When you set up a non-deposit account (sometimes called an investment account) through your bank, a representative should provide a written explanation that these accounts are not insured, and may lose value. Always ensure that you have read and understand the terms of these accounts so that you can make an informed choice for your future.
When you open an account, you will probably be given the option to have an ATM card or a debit card. Both types of cards give you access to your account funds when you need them. An ATM card allows you to make deposits to and from checking and savings. You can usually check your account balance, print statements, and transfer funds between accounts. Some ATM cards can be used in stores that accept ATM cards in your bank's network.
Debit cards have all the same functions as ATM cards, but they also allow you to pay for goods and services in stores. Debit cards usually display a logo from the card network: Visa, Mastercard, American Express, or Discover. When you use your debit cards, the funds are immediately withdrawn from your account.
When you use a debit card to make a purchase, the retailer may ask you to choose 'debit' or 'credit.' If you select 'debit,' you will be asked to input your four-digit PIN number. If you select 'credit,' you will be asked to sign a receipt. Either way, expect the amount of the purchase to be withdrawn from your account immediately.
Banks provide additional services with some deposit accounts and may charge a fee for these services. It is important to keep track of the fees charged if any. Common services that banks offer include:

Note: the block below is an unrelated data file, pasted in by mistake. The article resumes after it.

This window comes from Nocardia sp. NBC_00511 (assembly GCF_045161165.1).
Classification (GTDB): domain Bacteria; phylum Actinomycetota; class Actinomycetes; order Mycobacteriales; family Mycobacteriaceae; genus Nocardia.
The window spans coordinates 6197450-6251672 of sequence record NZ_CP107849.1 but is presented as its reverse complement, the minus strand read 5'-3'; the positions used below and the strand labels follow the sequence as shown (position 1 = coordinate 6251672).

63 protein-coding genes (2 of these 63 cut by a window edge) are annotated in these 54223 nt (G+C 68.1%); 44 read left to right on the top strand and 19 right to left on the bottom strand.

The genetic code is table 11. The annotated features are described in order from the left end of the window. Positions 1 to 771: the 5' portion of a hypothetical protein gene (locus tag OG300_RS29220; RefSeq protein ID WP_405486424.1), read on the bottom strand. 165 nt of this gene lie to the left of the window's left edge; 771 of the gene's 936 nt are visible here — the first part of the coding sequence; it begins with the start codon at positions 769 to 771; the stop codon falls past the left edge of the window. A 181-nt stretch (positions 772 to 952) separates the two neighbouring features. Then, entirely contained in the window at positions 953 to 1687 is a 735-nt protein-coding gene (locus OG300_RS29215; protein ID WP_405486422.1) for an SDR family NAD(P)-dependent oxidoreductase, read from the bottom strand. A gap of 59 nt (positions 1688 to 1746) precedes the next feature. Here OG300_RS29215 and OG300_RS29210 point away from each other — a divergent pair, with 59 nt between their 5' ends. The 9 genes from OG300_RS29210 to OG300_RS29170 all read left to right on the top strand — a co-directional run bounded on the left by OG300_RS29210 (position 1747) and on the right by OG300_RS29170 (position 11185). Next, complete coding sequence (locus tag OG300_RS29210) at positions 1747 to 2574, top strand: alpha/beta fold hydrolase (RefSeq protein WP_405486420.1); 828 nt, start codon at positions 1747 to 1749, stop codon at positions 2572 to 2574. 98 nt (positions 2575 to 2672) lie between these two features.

Privacy notices explain how financial institutions and companies handle and share your personal financial information. They explain what information can be collected and how you can possibly limit your information from being shared with others.
Privacy notices also explain how your personal financial information is protected. You will receive an initial privacy notice when you open an account and then every year thereafter. Federal law requires financial institutions to keep your personal financial information private. The general public does not have access to your personal financial information. Federal privacy laws give you the right to stop or "opt-out" of some sharing of your personal financial information.
If you prefer to limit the promotions you receive, or if you do not want marketers and others to have your personal financial information, you must:
You can also opt out of receiving prescreened offers by:
If you opt-out, you limit the extent to which the company can provide your personal financial information to non-affiliates, or groups outside of the company. You cannot opt-out and completely stop the flow of all your personal financial information. The law permits financial companies to share certain information about you without giving you the right to opt-out. Among other things, your financial company can provide to non-affiliates:
Identity theft is a common and preventable problem. With enough information about you, a craft criminal may be able to steal personal information (like your SSN, birth date, or credit card number) and use your identity to commit fraud or other crimes.
Identity theft is a serious problem, here's why:
Common Forms of Identity Theft: Phishing and Pharming.
Phishing is when criminals send out unsolicited emails that appear to be from a legitimate source, like your bank, school, internet provider, employer, or government agency. These emails are an attempt to trick you into divulging personal information. Similar to phishing, pharming uses fake websites to capture personal information. Criminals create fake or misleading websites that appear legitimate, and your browser or URL bar may even show that you are in the correct website. This makes pharming more difficult to detect than phishing.